5. Droopy wings and tail
6. Heavy or strained breathing
7. Decreased egg production
8. Straining
9. Acting lethargic
10. Ruffled feathers (Keep in mind that hens will sometimes ruffle their feathers when cold)
11. Pale or purple comb, and wattles
12. Cloudy, leaky, swollen, or watery eyes
13. Sneezing, wheezing, or coughing
14. Swollen legs or feet

When you have a sick or injured bird, it is best to separate it as soon as possible. Inspect the sick bird's weight, vent, face, mouth, and nostrils and look for blood, scabs, and other signs
of injury. Also, check for mites and lice, and expect the bird's legs for scaly leg mites.

 Treat the bird, watch for some time before sending it back to the flock.

Mistake 6: Overcrowding your birds in a small place

Overcrowding can lead to stress, cannibalism, feather pecking, and other issues.

The floor space requirement of broilers varies depending on their body weight at the time of marketing, housing systems, marketing age and ambient(room) temperature.

A broiler chicken of 18 days old needs a space of 450 sq.cm while from 19-42 days old will requireb1000sq.cm. Multiply it by the number of birds you intend to stock. 

Remember this is an approximation, it is best to know what is best for your birds.

 Remember, there is no such thing as a 'poultry house is too big'. You may plan on getting 50 chickens at first, but you may want to expand your business in the future, so instead of rebuilding a new poultry house when your flock expands, it's a good idea to build a bigger one from the start.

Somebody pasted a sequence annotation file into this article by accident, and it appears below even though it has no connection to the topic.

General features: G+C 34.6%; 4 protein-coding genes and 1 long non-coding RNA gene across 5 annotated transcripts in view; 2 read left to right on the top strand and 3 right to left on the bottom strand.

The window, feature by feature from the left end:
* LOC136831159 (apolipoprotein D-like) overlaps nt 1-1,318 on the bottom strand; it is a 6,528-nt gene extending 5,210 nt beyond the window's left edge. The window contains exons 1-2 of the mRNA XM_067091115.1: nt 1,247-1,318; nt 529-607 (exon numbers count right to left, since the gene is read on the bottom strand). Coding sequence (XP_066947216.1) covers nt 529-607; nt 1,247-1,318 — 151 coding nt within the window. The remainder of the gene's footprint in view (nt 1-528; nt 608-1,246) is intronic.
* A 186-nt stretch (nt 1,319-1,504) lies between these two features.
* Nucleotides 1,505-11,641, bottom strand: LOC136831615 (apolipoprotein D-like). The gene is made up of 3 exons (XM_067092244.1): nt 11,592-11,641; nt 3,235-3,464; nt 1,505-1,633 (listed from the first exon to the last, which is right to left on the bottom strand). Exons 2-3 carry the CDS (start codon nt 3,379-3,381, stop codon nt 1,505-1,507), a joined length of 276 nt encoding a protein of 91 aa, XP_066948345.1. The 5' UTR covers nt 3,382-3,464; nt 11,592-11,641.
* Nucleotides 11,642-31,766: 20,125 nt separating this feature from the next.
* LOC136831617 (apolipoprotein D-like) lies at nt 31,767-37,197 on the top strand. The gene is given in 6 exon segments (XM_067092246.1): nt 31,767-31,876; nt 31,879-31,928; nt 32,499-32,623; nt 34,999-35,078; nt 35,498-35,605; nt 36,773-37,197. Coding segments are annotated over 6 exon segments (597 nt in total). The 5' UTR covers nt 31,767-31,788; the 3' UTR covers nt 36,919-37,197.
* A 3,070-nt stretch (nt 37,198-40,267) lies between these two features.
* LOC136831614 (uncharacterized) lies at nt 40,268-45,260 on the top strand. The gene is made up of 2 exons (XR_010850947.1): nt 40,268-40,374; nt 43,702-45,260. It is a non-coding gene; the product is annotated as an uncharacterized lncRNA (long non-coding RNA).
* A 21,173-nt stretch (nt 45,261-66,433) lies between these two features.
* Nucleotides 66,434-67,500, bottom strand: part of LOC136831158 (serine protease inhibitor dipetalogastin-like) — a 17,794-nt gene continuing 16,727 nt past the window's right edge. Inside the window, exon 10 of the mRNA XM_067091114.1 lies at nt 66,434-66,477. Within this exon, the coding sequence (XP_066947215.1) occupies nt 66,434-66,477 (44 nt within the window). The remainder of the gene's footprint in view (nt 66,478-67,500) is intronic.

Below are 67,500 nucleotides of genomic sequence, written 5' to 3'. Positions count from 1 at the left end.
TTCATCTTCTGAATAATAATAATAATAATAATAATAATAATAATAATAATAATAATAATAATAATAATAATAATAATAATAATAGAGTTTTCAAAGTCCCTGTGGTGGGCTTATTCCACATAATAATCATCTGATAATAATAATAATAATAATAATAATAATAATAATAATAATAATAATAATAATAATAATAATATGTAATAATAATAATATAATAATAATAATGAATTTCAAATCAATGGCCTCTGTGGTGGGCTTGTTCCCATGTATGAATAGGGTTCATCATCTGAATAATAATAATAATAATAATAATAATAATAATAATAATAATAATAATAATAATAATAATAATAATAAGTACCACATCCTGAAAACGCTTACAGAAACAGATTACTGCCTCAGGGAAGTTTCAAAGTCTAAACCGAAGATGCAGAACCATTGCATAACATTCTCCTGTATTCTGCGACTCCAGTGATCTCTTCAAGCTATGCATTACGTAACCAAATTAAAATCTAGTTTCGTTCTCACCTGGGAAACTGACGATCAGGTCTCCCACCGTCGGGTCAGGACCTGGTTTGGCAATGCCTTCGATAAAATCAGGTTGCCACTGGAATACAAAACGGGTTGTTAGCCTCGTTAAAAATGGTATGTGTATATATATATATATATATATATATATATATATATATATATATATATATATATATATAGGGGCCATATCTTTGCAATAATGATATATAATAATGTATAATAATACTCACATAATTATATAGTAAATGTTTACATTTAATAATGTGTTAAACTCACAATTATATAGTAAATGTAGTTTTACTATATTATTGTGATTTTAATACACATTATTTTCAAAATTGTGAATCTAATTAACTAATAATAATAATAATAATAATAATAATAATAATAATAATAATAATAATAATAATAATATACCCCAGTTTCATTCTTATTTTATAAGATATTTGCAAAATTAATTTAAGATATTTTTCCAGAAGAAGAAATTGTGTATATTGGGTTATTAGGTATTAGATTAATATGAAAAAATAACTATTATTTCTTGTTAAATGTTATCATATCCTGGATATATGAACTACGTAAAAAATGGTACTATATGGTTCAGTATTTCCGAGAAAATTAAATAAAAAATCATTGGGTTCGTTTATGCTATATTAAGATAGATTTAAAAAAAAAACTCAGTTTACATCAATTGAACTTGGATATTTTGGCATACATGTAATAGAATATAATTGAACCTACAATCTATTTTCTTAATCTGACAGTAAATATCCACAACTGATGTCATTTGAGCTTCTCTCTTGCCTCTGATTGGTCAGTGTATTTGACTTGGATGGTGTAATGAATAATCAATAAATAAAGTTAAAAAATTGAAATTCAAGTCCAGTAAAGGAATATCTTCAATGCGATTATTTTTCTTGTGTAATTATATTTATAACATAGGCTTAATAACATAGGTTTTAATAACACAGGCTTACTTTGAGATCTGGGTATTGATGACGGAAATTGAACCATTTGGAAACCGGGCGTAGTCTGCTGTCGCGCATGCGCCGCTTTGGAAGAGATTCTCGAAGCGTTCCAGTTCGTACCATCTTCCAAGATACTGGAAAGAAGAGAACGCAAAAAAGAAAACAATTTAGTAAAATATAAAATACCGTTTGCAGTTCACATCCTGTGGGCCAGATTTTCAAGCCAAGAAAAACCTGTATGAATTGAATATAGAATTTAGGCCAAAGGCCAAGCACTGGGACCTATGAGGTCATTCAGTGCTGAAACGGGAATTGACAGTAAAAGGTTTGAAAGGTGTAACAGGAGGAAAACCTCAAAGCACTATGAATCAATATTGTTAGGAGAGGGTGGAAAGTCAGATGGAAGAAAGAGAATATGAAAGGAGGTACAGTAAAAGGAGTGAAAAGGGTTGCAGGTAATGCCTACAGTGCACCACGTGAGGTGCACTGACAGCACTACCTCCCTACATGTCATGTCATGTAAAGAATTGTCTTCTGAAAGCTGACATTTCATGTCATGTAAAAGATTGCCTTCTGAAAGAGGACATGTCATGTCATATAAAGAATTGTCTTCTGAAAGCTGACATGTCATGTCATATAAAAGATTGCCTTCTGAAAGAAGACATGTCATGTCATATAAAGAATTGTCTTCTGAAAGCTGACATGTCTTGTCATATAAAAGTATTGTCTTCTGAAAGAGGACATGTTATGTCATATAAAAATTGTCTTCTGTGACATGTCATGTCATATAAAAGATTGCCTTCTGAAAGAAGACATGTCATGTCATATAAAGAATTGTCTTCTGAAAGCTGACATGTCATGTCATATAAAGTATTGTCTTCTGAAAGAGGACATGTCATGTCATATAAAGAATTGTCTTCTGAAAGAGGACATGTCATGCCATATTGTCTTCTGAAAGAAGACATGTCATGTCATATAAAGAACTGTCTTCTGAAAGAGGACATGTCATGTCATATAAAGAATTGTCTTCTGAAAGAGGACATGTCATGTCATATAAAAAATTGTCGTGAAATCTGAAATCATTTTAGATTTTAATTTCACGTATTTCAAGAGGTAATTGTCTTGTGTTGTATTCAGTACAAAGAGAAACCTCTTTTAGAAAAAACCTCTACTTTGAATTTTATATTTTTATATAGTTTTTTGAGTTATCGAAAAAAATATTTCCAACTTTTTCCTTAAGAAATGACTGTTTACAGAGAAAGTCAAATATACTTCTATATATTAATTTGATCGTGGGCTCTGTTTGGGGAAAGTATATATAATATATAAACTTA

Mistake 7: Not being Financially prepared 


Most new farmers always make a mistake of starting poultry farming without having a cost analysis report and doing feasibility studies.

You have to keep the resources on ground to fund your farming venture from start to finish. This will help you from having an abandoned project.

To be successful in poultry farming business you have enough money in order to purchase feeds, drugs and so many other things that may arise in the course of the poultry rearing.

When I was much younger, I decided to rear 20 broiler chicken. At a point, I exhausted money

Mistake 8: Keeping toxic chemicals around  or inside the poultry house


Most chemicals, pesticides, herbicides, and rat poisons, are deadly to your birds. It is best to avoid using such items around your poultry house, or anywhere that your birds range.

If you spray weeds or grass around your coop, or anywhere that your birds range, they may eat
than it, and ingest the chemicals, which can cause illness or death to your birds. It is best to use such chemicals sparingly and with caution around your flock.

Anyways this applies to birds that are on free range in the farm.